Apr 6, 2018

Safe Spaces for Conflict-Impacted Children

Helping to decorate our new child friendly spaces
Helping to decorate our new child friendly spaces
Earlier this year we emailed with you with the amazing progress we had made in NE Nigeria all thanks to your support. We were excited to share the plans we had for 2018 which included: 
 
- building 60 more temporary learning centres, rehabilitating 120 damaged classrooms and training 450 teachers across the North East.
 
- helping 23,000 conflict-affected children not only to have access to basic education, but benefit from teachers and social workers trained in counselling and child protection. 
 
Now we can share with you that this work has begun - we are in the process of building 30 child friendly spaces where children who have been impacted by on-going conflict have a safe space to play, learn and access counselling if they need it. 
Thank you so much again for supporting our work to help conflict-impacted children in Nigeria. With your support, we are changing lives. 
Mar 8, 2018

Meet Mamie, Manu and Nancy

Manu, Mamie and Nancy and their children
Manu, Mamie and Nancy and their children

Simple household poverty is one of the biggest barriers keeping children out of school in Sierra Leone. Many families cannot afford to feed their children, let alone send them to school. 

Yet education has the power to transform lives and reduce poverty. In fact, if all children left school with basic reading skills, 171 million people could be lifted out of extreme poverty. 

That’s why we want to say a huge thank you for supporting our work helping mothers set up businesses in Sierra Leone. Thanks to you we are able to support families like these....

Manu, Mamie, and Nancy are the three wives of hospital worker Foday Tommy. Their husband, the family’s main breadwinner, died during the Ebola epidemic, and the three women have been left looking after 26 children between them - some biologically theirs and others that they have adopted.

Thanks to your support, Street Child were able to provide them with a business grant and they have started selling pepper, okra, palm oil and vegetables.

Manu: ‘It is only recently that the children have stopped crying. The grant is a source of courage to me - it helps reduce worry. The business is growing gradually but it’s still tough when you have this many children and you have no husband. Life is still tough for us, but I’m glad our children are in school because, at the end of the day, it’s the children that can make their story a different one.’

Feb 22, 2018

6 Months On From The Sierra Leone Mudslide

Umarr dreams of returning to school
Umarr dreams of returning to school

On Monday 14th August an estimated 1,000 people died when an entire mountainside collapsed in the capital of Sierra Leone. Huge boulders, dislodged by rain, left a two-mile trail of destruction – flattening everything in its pat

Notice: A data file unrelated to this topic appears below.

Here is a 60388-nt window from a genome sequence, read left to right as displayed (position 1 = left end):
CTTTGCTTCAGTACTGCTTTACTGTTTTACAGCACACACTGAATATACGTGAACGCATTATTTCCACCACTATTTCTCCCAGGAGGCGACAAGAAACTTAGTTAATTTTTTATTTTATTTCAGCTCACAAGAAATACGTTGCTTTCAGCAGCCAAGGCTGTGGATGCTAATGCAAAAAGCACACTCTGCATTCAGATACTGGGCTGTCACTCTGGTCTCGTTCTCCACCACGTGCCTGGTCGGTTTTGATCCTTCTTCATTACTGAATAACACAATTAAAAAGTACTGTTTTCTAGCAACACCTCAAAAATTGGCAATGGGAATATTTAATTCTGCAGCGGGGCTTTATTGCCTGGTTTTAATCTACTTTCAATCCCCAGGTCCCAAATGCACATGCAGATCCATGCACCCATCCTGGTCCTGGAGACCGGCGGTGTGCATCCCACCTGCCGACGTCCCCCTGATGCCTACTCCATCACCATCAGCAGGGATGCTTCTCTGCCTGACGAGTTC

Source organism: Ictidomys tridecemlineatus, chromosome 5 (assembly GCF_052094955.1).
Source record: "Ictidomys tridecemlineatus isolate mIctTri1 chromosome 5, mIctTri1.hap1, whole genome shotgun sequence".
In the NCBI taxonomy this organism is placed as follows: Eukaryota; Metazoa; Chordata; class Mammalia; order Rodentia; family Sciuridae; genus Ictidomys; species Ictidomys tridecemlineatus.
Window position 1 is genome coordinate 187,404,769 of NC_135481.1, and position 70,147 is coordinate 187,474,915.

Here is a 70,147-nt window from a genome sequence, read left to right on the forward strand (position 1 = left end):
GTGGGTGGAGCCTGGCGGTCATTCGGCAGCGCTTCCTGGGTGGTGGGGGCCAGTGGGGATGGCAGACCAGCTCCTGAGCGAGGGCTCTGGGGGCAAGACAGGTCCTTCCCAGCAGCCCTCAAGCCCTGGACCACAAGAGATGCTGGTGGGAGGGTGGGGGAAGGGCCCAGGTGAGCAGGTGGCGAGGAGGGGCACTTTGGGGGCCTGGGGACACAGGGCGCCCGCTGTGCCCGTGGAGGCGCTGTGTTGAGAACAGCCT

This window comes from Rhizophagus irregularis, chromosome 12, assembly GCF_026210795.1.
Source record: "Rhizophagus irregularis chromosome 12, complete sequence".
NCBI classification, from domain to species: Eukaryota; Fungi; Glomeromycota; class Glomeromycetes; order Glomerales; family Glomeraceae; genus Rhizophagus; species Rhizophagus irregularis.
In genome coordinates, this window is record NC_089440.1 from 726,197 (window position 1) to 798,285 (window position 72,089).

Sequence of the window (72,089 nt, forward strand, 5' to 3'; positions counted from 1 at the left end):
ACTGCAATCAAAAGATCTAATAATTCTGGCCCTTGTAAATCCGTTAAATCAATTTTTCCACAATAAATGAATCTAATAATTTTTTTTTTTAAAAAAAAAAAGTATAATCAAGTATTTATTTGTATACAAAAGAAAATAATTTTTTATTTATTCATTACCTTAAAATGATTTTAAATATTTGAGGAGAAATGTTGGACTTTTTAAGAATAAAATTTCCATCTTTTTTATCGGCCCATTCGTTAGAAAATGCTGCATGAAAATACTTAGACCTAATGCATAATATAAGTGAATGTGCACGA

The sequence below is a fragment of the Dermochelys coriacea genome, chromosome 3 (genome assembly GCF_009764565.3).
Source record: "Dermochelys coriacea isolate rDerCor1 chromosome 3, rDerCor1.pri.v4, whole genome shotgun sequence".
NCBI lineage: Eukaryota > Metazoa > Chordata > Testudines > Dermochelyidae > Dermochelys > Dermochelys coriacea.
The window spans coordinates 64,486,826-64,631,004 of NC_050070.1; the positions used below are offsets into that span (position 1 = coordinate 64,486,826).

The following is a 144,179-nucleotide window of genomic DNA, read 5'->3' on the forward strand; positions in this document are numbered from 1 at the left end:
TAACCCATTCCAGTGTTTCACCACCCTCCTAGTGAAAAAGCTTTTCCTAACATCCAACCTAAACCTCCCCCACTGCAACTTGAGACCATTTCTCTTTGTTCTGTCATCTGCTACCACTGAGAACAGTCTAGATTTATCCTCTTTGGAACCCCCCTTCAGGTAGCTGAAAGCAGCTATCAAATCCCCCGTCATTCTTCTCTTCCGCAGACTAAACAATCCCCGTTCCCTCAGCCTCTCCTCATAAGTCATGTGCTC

Immediately after the disaster the international community kicked into gear. Thanks to support like yours, Street Child was one of the first on the scene providing emergency food and water. Street Child’s team of 70 national staff worked 12-hour days for over a month providing over 85,000 meals, water, clothing, blankets and trauma counselling to those who had lost everything. Thank you for making this possible. 

Sadly, 6 months on from the disaster and there is still much to be done. 

Our latest reports shows that over half of families impacted by the mudslide still have no source of income. Most people lost not only their homes but also their livelihoods. The government provided support packages to help victims rebuild their lives. Registered survivors were given £200 cash, living essentials like rice, cooking oil, soap, blankets and cooking utensils. But it wasn’t enough.

Hannah looks after six children. She spent all the money in her support package to rent one room made out of zinc. Her 11-year-old son was sent from school because Hannah couldn’t afford to cover all the costs.

“My biggest challenge is trying to get money to start a business so that I can support my children. Every day they need food to eat – it is a very big challenge.”

But Hannah was one of the lucky ones. For orphans like Umarr, the government support never appeared.

19-year-old Umarr Kamara was orphaned by the mudslide when his house was washed away with his parents inside. Despite losing everything, he was unable to register as a mudslide victim.

“I tried to register with the government as a mudslide victim, but I was turned away because they were already full.”

Umarr currently lives in a concrete frame of a building with other mudslide survivors. However, the man who owns the place has been making threats to kick them out. Umarr, and the other mudslide orphans would have nowhere to go.

For Umarr, education offers the only hope of a brighter future. But Umarr hasn’t been able to attend school since the mudslide. 

“Freetown has better schools, so I have decided to stay to finish my education, I hope to become a doctor one day. However, there are no government schools close by and I can’t afford the 700,000 leones school fees on my earnings from breaking rocks, so I haven’t been to school since the mudslide.”

Some orphaned children were taken in by families, but many are too poor to feed them let alone cover the costs of schooling. The number of families who are struggling to make a living, combined with the lack of government schools means that over half of children surveyed by Street Child are out of school or at risk of dropping out.

With your help, we can give more children the chance to return to school. Please donate what you can. 

Links:

 
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